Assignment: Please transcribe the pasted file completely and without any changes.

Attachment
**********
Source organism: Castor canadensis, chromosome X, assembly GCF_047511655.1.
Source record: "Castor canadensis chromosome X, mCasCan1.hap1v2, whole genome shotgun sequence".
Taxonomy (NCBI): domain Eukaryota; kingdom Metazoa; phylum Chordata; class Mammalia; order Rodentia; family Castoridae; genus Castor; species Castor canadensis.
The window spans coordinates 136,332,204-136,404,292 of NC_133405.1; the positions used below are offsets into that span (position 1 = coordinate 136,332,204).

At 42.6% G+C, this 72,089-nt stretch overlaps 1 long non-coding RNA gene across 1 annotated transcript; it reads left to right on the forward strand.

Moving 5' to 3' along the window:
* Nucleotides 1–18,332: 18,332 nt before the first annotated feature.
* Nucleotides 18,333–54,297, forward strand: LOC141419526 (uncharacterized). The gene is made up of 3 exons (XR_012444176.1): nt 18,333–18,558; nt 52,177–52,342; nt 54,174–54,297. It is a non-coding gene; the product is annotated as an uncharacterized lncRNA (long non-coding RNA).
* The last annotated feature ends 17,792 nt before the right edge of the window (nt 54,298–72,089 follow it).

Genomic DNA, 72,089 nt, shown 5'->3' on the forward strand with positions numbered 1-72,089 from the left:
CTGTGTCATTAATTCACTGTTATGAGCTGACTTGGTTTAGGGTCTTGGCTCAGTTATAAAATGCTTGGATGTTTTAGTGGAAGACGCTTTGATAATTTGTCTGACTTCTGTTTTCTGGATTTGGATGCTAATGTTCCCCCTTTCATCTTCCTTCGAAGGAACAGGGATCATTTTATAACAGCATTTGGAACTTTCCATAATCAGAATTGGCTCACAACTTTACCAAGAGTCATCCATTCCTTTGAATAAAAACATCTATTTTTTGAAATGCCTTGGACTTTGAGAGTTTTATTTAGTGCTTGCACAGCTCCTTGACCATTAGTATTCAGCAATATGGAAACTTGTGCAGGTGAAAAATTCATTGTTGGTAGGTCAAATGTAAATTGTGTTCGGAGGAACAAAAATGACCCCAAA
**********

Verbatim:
Source organism: Castor canadensis, chromosome X, assembly GCF_047511655.1.
Source record: "Castor canadensis chromosome X, mCasCan1.hap1v2, whole genome shotgun sequence".
Taxonomy (NCBI): domain Eukaryota; kingdom Metazoa; phylum Chordata; class Mammalia; order Rodentia; family Castoridae; genus Castor; species Castor canadensis.
The window spans coordinates 136,332,204-136,404,292 of NC_133405.1; the positions used below are offsets into that span (position 1 = coordinate 136,332,204).

At 42.6% G+C, this 72,089-nt stretch overlaps 1 long non-coding RNA gene across 1 annotated transcript; it reads left to right on the forward strand.

Moving 5' to 3' along the window:
* Nucleotides 1–18,332: 18,332 nt before the first annotated feature.
* Nucleotides 18,333–54,297, forward strand: LOC141419526 (uncharacterized). The gene is made up of 3 exons (XR_012444176.1): nt 18,333–18,558; nt 52,177–52,342; nt 54,174–54,297. It is a non-coding gene; the product is annotated as an uncharacterized lncRNA (long non-coding RNA).
* The last annotated feature ends 17,792 nt before the right edge of the window (nt 54,298–72,089 follow it).

Genomic DNA, 72,089 nt, shown 5'->3' on the forward strand with positions numbered 1-72,089 from the left:
CTGTGTCATTAATTCACTGTTATGAGCTGACTTGGTTTAGGGTCTTGGCTCAGTTATAAAATGCTTGGATGTTTTAGTGGAAGACGCTTTGATAATTTGTCTGACTTCTGTTTTCTGGATTTGGATGCTAATGTTCCCCCTTTCATCTTCCTTCGAAGGAACAGGGATCATTTTATAACAGCATTTGGAACTTTCCATAATCAGAATTGGCTCACAACTTTACCAAGAGTCATCCATTCCTTTGAATAAAAACATCTATTTTTTGAAATGCCTTGGACTTTGAGAGTTTTATTTAGTGCTTGCACAGCTCCTTGACCATTAGTATTCAGCAATATGGAAACTTGTGCAGGTGAAAAATTCATTGTTGGTAGGTCAAATGTAAATTGTGTTCGGAGGAACAAAAATGACCCCAAA